The Coffee Cup Recycling Journey

Published: 2024-01-05     Author: Ken Edwards

Every morning, many people start their day with a cup of coffee, often in disposable cups. Using a reusable cup is the most sustainable option, and the good news is that reusables are an option once again at LHSC Tim Hortons locations!

But have you ever wondered what happens to those disposable coffee cups after you're done sipping? Here at LHSC, we divert several tons of coffee cups every year. The journey of recycling coffee cups is an important and fascinating one that contributes to reducing our environmental footprint. In this article, we'll dive into how coffee cups are recycled and the valuable materials and products that result from this process.

The Coffee Cup Recycling Process

Collection: The recycling journey begins with the proper collection of coffee cups. These cups are typically made of a combination of materials, including paper, plastic, and sometimes a thin layer of wax for insulation. This mixture of materials presents a unique challenge for recycling, but recent advancements in recycling technology means it’s now possible to recycle these disposable cups!

Separation: Once collected, coffee cups undergo a separation process. Specialized equipment shreds the cups into small pieces, breaking down the components for further processing. The goal is to isolate the paper and plastic elements, which are the primary materials of interest when recycling.

De-inking and Pulping: The paper portion of the coffee cups is separated and processed to remove any ink or contaminants. This process involves de-inking and pulping, where the paper is mixed with water and chemicals to break it down into a pulp. This pulp is then used to create recycled paper products.

Recycled Materials and Products

Recycled Paper: The processed pulp is used to create recycled paper products such as paper towels, tissue paper, cardboard, and more. By utilizing the paper component of coffee cups, the demand for virgin paper is reduced, conserving trees and energy.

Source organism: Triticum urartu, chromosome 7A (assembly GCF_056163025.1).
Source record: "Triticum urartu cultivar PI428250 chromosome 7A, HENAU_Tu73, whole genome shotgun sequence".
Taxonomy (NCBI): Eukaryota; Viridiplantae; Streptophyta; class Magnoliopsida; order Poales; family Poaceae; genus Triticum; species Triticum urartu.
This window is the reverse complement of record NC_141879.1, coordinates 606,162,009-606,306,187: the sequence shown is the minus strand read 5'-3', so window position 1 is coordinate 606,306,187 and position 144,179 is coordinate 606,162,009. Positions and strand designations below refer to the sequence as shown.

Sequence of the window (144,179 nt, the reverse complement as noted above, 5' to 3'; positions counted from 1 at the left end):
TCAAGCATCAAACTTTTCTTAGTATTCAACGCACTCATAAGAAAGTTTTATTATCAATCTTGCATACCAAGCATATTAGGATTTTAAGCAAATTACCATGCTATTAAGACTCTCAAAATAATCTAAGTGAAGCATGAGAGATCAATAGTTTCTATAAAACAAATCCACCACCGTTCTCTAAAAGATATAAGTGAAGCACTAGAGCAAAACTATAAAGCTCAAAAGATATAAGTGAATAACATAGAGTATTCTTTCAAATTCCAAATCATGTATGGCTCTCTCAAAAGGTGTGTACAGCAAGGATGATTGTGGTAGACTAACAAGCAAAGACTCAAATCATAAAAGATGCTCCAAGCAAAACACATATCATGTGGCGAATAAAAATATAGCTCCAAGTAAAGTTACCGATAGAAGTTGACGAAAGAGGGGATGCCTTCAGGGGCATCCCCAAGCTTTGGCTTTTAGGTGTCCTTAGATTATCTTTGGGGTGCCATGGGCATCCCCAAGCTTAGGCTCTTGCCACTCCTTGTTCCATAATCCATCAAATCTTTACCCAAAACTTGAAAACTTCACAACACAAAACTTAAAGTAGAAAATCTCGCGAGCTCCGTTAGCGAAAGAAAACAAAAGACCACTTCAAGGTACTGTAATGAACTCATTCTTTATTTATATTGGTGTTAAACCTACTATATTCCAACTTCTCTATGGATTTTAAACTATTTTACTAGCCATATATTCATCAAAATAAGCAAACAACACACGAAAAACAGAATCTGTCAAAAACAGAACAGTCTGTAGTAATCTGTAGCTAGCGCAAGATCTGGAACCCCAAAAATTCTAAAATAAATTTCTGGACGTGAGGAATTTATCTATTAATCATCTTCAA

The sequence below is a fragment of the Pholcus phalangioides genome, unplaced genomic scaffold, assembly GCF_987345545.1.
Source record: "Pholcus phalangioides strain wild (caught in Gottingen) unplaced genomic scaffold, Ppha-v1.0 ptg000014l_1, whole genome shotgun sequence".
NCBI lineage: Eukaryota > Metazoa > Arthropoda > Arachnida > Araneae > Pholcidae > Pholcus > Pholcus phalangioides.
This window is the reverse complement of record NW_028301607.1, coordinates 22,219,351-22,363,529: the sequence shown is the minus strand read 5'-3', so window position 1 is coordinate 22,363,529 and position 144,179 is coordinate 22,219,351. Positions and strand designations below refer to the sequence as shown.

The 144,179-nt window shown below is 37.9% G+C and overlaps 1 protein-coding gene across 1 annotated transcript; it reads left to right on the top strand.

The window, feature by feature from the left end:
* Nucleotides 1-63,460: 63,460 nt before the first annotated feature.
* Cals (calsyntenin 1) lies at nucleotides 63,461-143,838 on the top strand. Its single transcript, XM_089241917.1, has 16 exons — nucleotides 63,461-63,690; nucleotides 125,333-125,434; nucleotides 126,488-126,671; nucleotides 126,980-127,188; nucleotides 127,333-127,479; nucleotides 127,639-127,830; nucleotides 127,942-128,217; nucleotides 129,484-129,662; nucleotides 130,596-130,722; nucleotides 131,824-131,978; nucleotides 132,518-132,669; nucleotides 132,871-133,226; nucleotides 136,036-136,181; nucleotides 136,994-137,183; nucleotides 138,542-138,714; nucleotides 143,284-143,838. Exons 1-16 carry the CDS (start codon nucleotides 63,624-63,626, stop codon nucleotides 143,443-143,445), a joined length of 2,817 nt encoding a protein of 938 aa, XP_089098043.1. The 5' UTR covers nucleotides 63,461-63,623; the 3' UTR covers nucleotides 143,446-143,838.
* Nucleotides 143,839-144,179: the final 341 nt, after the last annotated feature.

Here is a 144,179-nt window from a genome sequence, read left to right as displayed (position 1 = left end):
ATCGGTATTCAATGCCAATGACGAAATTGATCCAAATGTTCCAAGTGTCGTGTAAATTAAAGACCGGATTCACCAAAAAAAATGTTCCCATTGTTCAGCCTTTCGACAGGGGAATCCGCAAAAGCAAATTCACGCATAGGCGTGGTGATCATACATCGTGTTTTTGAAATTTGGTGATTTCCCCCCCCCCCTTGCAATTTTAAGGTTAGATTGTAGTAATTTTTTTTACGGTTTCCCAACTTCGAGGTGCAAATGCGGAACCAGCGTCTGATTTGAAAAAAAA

Plastic Recycling: The plastic component of coffee cups, which is often polyethylene, can be recycled and repurposed as well. It can be used to create items such as plastic lumber, park benches, and even new plastic products. This reduces the need for new plastic production and helps divert plastic waste from landfills and waterways, including oceans.

Energy Recovery: In cases where certain materials cannot be effectively recycled, they can be used for energy recovery through waste-to-energy processes. This involves burning non-recyclables in a controlled environment to generate electricity.

What You Can Do

The first “R” is to “Re-use,” so if possible, use a re-usable coffee cup! If you choose to use a disposable cup, you can recycle it in LHSC’s Single Stream Recycling program. Recycling coffee cups might seem difficult due to their composition, but advancements in recycling technologies have made it possible to divert these cups from landfills and turn them into valuable materials and products. 

By participating in the coffee cup recycling journey, we can all contribute to reducing waste, conserving resources, and supporting a circular economy. The next time you enjoy your morning brew, remember to look for the Blue Bin with that empty cup!

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